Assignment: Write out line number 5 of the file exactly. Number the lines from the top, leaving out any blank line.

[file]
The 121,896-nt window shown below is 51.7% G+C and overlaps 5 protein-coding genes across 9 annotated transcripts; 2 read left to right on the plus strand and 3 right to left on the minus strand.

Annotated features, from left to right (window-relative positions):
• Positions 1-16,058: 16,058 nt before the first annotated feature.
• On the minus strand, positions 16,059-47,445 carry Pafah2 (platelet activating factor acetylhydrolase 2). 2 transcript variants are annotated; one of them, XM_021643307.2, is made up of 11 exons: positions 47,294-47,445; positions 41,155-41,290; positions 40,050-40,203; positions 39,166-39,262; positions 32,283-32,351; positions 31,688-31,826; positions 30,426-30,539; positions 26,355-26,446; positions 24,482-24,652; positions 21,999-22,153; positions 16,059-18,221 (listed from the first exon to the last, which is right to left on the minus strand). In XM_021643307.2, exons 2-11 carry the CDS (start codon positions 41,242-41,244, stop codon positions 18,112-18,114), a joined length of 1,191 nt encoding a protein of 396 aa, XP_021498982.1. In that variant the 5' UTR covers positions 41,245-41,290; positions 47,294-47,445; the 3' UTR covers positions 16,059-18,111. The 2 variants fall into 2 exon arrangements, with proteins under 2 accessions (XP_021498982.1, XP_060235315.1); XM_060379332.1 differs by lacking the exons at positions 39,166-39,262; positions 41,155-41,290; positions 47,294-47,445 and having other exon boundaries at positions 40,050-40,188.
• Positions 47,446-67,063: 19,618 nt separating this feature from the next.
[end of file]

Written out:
• Positions 47,446-67,063: 19,618 nt separating this feature from the next.